Corporate Winners And Losers

Author: Tiziana Barghini
Ades, Bank of America Merrill Lynch: We have seen the sell-off in Venezuelan bonds and the sell-off in the Russian ruble.
Halff, IEA: The gap between supply and demand looks like it is going to increase in the first half of the year despite the pressure coming from low prices.


BlackRock, which manages more than $4.5 trillion in assets, sees lower oil prices helping the US economy overcome the loss from lower capital expenditures. Current prices effectively transfer some $1.3 trillion in total from oil producers to oil consumers.

“The net conclusion is that lower oil prices are unambiguously a positive for global growth,” notes Jeff Rosenberg, BlackRock chief investment strategist for fixed income. “Consumption-based economies are the main winners, and the US is clearly the largest of those, followed by Europe ex Germany (Germany is less a consumption-oriented economy). Japan is another net winner, although for Japan the effect of oil prices is clearly not as large as it is for the US.”

According to estimates by the International Monetary Fund, global demand [consumption] in 2015 could be boosted 0.8% by the lower cost of oil. Different econometric models diverge by a few basis points. But global economists have been very cautious in jumping on the train of global growth estimate revisions. For Alberto Ades, co-head of global economics and head of global emerging markets fixed-income strategy at Bank of America Merrill Lynch, it is difficult to draw clear conclusions. “Fifty basis points is a ballpark estimate. It could be higher—I saw an estimate of 100 basis points—or it could be lower than that,” said Ades, adding that the impact of oil price decline can be asymmetric, with price hikes more important than price declines. “Practically speaking, I do not think that anyone—ourselves, the IMF or our competitors—has increased its growth forecast by 50 basis points next year.”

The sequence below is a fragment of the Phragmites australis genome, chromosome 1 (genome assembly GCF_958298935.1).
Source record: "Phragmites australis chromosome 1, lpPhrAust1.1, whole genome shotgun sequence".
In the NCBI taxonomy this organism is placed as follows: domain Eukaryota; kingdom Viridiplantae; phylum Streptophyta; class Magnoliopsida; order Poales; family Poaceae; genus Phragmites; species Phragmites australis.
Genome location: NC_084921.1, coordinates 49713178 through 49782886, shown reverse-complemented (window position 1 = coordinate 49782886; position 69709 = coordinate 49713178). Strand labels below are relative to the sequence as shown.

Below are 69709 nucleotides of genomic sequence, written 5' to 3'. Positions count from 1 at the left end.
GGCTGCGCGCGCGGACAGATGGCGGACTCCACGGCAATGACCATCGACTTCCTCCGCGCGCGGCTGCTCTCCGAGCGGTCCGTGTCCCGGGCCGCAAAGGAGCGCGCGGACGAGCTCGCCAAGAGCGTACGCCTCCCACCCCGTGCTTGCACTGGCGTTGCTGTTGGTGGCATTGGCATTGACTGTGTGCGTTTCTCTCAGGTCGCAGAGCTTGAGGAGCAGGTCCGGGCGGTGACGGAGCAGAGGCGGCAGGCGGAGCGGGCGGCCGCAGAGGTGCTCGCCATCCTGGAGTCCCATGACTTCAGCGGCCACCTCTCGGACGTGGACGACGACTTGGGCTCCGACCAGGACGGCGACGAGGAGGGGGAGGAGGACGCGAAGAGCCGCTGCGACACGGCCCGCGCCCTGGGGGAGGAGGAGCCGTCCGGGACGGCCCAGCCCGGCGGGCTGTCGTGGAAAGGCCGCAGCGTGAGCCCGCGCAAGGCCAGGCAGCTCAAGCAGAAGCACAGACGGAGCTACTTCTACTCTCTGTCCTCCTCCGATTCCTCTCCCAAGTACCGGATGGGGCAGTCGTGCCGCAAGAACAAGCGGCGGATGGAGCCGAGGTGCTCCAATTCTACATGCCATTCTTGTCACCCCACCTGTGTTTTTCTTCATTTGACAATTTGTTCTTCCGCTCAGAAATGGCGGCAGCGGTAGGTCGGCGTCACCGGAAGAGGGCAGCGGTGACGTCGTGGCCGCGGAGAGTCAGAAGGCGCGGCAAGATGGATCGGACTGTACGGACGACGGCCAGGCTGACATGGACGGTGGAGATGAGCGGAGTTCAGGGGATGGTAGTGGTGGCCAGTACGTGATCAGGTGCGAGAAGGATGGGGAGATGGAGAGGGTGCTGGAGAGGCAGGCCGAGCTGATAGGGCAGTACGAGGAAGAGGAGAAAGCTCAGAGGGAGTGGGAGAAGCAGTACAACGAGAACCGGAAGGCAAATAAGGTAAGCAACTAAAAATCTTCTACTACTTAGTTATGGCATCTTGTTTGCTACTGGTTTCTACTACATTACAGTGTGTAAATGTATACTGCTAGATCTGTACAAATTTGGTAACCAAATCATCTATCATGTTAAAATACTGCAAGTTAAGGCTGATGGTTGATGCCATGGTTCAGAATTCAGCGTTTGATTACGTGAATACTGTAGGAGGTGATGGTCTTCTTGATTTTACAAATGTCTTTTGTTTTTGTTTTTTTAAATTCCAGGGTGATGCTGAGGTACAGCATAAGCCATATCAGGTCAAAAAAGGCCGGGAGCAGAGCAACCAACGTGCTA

Merrill Lynch believes that countries such as Turkey, South Africa, China, Korea, Indonesia, India and Brazil are the countries set to benefit the most. The beneficial impact may be even larger for some emerging countries because their sensitivity to oil is higher, says José Gerardo Morales, CFA, US chief investment officer for Mirae Asset Global Investments. “The weight of energy in the inflation basket is higher for them, so there is a bigger benefit in the emerging markets of an oil price drop,” he notes. “Clearly, it is always important to differentiate [among] emerging markets—and some countries such as Russia will be at a disadvantage and may fall into recession. Apart from oil exporters, most emerging markets will benefit.” Morales says that the so-called Fragile Five (Turkey, South Africa, Brazil, India, and Indonesia). will benefit because they are net oil importers. The same is true for most of the countries in Asia. For Mirae Asset, which has $62 billion in assets under management, $15 billion of them in emerging markets equity, lower oil prices mean a better look at investment opportunities in winner countries.



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